plutonium bomb named “Fat Man” exploded over Nagasaki three days later levelled 6.7 sq km.  of the city and killed 74,000 people by the end of 1945. Ground temperatures reached 4,000°C and radioactive rain poured down. The official end of the war with Japan was September 2, 1945, V-J Day, the day the Japanese signed the official surrender aboard the USS Missouri. But August 14 would continue to be celebrated around the world as the day the news spread throughout the world that war had finally come to an end. The First World War  was fought from 1914 to 1918 and the Second World War was fought from 1939 to 1945.  It ended September 2, 1945. Both were the largest military conflicts in human history. But, World War II involved combatants from most of the world’s nations and is considered the deadliest war in history.

I was six years old when Japan attacked Pearl Harbor. I remember that day as clearly as if it were happening today. We had moved from our big home on 9th Street in Anacortes and rented it to the head of the local pulp mill. We rented it because my parents we were not able to make the mortgage payments and had us moved to a smaller house. It was located directly across the street from Causland Park in Anacortes between 7th and 8th Streets. St. Mary’s Catholic Church was directly across the corner the street.  The family grocery store was on Commerical  Street not far from the house The park was my playground. It was a sunny morning on Sunday on December 7th and I was playing outside in the back yard when people were suddenly were talking loudly and shouting to each other.  It seemed to me like every radio in the neighborhood was turned up loud. Everyone was in shock. People were outside talking to each other. From that day, life changed  for everyone until the war was over. We had rationing of everything including gas, clothing and food. People used rationing stamp books to shop. Shortages were common. Dad painted out the words  “Italian foods” on the store sign. Children were involved in collecting scrap iron for the war. People listened to the radio for news of the war and newspaper daily reported on it as well. Communities conducted scrap metal drives and planted “victory gardens. The war dominated our world in movies, community activities and every aspect of our daily lives.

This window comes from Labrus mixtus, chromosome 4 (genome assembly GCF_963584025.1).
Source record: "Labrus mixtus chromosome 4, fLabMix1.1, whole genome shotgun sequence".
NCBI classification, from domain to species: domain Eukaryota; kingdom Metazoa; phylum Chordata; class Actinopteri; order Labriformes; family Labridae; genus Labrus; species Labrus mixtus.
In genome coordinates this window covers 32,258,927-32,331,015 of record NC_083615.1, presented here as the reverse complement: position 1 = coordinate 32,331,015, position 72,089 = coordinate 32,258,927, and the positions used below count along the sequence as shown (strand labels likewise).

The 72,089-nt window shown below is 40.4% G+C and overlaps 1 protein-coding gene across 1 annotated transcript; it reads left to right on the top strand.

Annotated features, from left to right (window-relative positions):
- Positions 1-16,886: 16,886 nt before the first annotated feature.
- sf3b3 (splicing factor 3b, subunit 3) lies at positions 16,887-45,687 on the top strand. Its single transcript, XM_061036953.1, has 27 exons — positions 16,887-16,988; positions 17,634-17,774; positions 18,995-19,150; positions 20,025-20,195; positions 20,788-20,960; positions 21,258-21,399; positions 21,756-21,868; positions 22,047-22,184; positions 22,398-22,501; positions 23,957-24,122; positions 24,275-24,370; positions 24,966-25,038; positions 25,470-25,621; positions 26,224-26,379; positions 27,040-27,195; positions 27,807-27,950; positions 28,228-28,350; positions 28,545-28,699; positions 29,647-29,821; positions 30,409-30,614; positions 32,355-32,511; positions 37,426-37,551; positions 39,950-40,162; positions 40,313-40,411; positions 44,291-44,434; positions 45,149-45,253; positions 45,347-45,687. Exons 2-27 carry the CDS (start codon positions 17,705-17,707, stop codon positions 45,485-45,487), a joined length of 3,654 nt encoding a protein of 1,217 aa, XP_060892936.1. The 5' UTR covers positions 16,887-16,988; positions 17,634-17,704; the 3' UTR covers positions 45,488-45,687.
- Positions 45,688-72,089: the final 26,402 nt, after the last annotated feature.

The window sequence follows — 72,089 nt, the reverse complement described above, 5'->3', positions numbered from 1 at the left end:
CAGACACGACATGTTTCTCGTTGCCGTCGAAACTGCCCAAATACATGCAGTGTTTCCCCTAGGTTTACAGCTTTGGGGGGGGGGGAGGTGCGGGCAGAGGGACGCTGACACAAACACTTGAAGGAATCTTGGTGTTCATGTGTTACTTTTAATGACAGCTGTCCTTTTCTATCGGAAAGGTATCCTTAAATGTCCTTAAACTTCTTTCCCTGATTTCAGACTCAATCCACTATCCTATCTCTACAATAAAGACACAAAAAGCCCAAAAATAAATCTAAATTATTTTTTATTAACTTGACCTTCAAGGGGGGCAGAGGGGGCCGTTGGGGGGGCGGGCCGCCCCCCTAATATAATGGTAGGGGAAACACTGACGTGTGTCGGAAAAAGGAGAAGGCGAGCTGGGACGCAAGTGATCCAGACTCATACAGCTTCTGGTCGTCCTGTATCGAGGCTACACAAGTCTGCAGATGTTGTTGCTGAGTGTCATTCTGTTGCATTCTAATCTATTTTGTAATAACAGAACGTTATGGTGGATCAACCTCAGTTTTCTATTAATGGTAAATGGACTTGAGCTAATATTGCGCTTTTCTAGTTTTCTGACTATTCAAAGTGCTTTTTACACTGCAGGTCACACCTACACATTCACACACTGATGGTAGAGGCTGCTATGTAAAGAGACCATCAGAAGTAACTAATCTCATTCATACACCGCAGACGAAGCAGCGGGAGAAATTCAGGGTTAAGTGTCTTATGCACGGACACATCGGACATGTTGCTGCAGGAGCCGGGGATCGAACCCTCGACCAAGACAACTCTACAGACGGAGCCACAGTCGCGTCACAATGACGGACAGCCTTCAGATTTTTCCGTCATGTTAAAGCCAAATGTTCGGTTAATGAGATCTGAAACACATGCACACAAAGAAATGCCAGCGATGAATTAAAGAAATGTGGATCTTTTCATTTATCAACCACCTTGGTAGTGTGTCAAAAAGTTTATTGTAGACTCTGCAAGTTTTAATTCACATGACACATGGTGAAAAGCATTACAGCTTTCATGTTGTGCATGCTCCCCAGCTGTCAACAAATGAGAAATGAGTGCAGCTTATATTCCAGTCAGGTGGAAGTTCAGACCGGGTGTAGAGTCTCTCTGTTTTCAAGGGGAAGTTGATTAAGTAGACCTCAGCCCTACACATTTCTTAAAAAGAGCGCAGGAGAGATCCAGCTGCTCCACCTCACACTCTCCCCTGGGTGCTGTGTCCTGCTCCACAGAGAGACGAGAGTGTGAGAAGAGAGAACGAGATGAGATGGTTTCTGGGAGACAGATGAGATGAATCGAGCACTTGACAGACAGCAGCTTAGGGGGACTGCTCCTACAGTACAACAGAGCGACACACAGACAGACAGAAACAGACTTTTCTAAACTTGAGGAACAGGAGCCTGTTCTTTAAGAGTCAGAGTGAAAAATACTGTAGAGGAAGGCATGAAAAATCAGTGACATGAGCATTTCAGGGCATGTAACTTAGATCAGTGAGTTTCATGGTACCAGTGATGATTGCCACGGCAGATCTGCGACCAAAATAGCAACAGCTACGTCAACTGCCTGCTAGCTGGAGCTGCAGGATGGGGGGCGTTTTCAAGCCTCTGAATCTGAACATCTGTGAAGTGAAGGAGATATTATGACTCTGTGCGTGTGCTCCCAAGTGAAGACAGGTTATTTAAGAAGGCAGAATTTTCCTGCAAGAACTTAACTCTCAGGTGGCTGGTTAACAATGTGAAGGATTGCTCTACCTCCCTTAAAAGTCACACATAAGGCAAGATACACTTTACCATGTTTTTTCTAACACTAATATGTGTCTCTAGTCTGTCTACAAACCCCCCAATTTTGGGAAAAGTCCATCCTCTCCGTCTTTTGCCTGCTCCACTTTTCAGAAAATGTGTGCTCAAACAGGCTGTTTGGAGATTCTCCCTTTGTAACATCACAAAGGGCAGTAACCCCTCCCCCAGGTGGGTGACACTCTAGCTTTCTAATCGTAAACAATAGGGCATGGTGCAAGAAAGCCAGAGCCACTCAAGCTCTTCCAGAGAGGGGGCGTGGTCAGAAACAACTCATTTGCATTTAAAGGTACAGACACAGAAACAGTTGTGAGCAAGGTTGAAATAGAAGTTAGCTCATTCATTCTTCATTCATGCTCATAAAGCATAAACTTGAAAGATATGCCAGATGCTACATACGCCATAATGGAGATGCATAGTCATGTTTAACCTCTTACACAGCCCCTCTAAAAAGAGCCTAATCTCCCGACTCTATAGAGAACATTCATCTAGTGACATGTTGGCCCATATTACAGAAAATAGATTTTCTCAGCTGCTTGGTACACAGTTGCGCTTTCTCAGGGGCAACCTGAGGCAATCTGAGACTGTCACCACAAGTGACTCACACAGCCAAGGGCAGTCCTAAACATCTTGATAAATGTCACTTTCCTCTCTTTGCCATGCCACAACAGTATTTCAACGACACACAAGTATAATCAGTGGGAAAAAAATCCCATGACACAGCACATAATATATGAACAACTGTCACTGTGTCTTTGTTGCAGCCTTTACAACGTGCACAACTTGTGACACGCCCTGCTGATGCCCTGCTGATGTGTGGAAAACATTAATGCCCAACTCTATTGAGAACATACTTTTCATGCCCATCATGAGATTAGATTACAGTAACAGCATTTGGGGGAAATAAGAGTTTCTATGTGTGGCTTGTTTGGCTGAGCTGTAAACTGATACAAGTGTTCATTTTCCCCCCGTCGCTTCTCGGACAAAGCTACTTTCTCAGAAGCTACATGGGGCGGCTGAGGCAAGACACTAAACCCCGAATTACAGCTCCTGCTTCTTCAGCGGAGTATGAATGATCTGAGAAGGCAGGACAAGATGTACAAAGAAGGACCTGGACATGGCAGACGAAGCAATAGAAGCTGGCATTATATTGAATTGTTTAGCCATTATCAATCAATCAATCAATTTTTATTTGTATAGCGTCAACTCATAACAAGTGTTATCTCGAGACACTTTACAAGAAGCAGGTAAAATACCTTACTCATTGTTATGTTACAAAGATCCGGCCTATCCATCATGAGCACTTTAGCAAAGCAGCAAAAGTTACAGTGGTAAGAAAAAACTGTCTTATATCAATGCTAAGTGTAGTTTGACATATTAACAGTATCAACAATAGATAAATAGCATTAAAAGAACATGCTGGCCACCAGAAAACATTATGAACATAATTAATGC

President Roosevelt said in speech to Congress, declaring war on Japan, that December 7th was “a day that would live in infamy.”  Now, eighty two years later, our nation seems to have passed it by as a minor news item in reporting by the newspapers and media.  Small articles on the back pages about the significance of that date and a thirty second TV mention was the most attention paid. But, Winston Churchill was right when he said about WW II  “Never in the field of human conflict was so much owed by so many to so few.”

“The tumult and shouting dies. The captains and the kings depart. Still stands thine ancient sacrifice. An humble and contrite heart. Lord God of Hosts, be with us yet, lest we forget lest we forget.”  Rudyard Kipling.